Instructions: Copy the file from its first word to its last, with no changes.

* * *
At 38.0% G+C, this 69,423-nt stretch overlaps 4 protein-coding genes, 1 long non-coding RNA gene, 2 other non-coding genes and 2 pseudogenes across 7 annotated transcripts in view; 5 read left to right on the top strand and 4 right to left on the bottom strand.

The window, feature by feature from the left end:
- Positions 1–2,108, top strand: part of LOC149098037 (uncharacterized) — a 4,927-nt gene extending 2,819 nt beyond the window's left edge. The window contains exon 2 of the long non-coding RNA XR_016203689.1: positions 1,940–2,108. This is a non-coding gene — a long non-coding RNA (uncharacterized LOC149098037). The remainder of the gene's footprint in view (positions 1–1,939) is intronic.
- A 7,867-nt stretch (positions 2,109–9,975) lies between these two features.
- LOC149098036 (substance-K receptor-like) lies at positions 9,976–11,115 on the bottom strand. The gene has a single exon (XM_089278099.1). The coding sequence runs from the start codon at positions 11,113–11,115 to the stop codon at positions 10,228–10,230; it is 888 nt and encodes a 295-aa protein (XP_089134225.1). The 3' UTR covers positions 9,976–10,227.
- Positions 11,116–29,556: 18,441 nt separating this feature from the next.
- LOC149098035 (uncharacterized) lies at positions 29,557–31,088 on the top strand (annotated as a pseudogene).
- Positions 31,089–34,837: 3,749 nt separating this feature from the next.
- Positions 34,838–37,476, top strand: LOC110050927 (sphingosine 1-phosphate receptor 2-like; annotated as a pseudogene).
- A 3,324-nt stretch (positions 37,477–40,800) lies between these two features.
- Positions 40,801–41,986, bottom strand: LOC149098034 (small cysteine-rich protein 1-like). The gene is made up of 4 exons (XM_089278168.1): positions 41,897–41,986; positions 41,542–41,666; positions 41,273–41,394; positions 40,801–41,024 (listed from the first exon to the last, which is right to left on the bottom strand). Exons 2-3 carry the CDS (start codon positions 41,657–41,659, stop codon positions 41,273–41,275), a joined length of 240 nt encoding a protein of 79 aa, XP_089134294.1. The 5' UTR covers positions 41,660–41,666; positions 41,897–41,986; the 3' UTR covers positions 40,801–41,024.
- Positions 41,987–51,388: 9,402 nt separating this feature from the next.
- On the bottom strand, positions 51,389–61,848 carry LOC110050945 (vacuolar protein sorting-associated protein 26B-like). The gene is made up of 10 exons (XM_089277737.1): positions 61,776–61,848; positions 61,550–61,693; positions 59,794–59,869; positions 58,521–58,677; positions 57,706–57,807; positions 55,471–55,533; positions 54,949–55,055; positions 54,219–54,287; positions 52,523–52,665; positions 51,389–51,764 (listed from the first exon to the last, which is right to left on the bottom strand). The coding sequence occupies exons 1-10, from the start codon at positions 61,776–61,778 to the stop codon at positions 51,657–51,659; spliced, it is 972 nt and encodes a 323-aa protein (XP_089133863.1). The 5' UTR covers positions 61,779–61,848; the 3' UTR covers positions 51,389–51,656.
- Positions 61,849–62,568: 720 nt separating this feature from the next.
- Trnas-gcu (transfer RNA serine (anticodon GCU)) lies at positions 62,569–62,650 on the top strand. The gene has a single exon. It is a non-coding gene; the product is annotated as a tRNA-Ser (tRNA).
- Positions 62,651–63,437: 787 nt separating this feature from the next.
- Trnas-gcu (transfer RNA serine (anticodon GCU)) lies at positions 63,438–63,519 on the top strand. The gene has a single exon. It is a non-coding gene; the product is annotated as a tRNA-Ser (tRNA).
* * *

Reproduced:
At 38.0% G+C, this 69,423-nt stretch overlaps 4 protein-coding genes, 1 long non-coding RNA gene, 2 other non-coding genes and 2 pseudogenes across 7 annotated transcripts in view; 5 read left to right on the top strand and 4 right to left on the bottom strand.

The window, feature by feature from the left end:
- Positions 1–2,108, top strand: part of LOC149098037 (uncharacterized) — a 4,927-nt gene extending 2,819 nt beyond the window's left edge. The window contains exon 2 of the long non-coding RNA XR_016203689.1: positions 1,940–2,108. This is a non-coding gene — a long non-coding RNA (uncharacterized LOC149098037). The remainder of the gene's footprint in view (positions 1–1,939) is intronic.
- A 7,867-nt stretch (positions 2,109–9,975) lies between these two features.
- LOC149098036 (substance-K receptor-like) lies at positions 9,976–11,115 on the bottom strand. The gene has a single exon (XM_089278099.1). The coding sequence runs from the start codon at positions 11,113–11,115 to the stop codon at positions 10,228–10,230; it is 888 nt and encodes a 295-aa protein (XP_089134225.1). The 3' UTR covers positions 9,976–10,227.
- Positions 11,116–29,556: 18,441 nt separating this feature from the next.
- LOC149098035 (uncharacterized) lies at positions 29,557–31,088 on the top strand (annotated as a pseudogene).
- Positions 31,089–34,837: 3,749 nt separating this feature from the next.
- Positions 34,838–37,476, top strand: LOC110050927 (sphingosine 1-phosphate receptor 2-like; annotated as a pseudogene).
- A 3,324-nt stretch (positions 37,477–40,800) lies between these two features.
- Positions 40,801–41,986, bottom strand: LOC149098034 (small cysteine-rich protein 1-like). The gene is made up of 4 exons (XM_089278168.1): positions 41,897–41,986; positions 41,542–41,666; positions 41,273–41,394; positions 40,801–41,024 (listed from the first exon to the last, which is right to left on the bottom strand). Exons 2-3 carry the CDS (start codon positions 41,657–41,659, stop codon positions 41,273–41,275), a joined length of 240 nt encoding a protein of 79 aa, XP_089134294.1. The 5' UTR covers positions 41,660–41,666; positions 41,897–41,986; the 3' UTR covers positions 40,801–41,024.
- Positions 41,987–51,388: 9,402 nt separating this feature from the next.
- On the bottom strand, positions 51,389–61,848 carry LOC110050945 (vacuolar protein sorting-associated protein 26B-like). The gene is made up of 10 exons (XM_089277737.1): positions 61,776–61,848; positions 61,550–61,693; positions 59,794–59,869; positions 58,521–58,677; positions 57,706–57,807; positions 55,471–55,533; positions 54,949–55,055; positions 54,219–54,287; positions 52,523–52,665; positions 51,389–51,764 (listed from the first exon to the last, which is right to left on the bottom strand). The coding sequence occupies exons 1-10, from the start codon at positions 61,776–61,778 to the stop codon at positions 51,657–51,659; spliced, it is 972 nt and encodes a 323-aa protein (XP_089133863.1). The 5' UTR covers positions 61,779–61,848; the 3' UTR covers positions 51,389–51,656.
- Positions 61,849–62,568: 720 nt separating this feature from the next.
- Trnas-gcu (transfer RNA serine (anticodon GCU)) lies at positions 62,569–62,650 on the top strand. The gene has a single exon. It is a non-coding gene; the product is annotated as a tRNA-Ser (tRNA).
- Positions 62,651–63,437: 787 nt separating this feature from the next.
- Trnas-gcu (transfer RNA serine (anticodon GCU)) lies at positions 63,438–63,519 on the top strand. The gene has a single exon. It is a non-coding gene; the product is annotated as a tRNA-Ser (tRNA).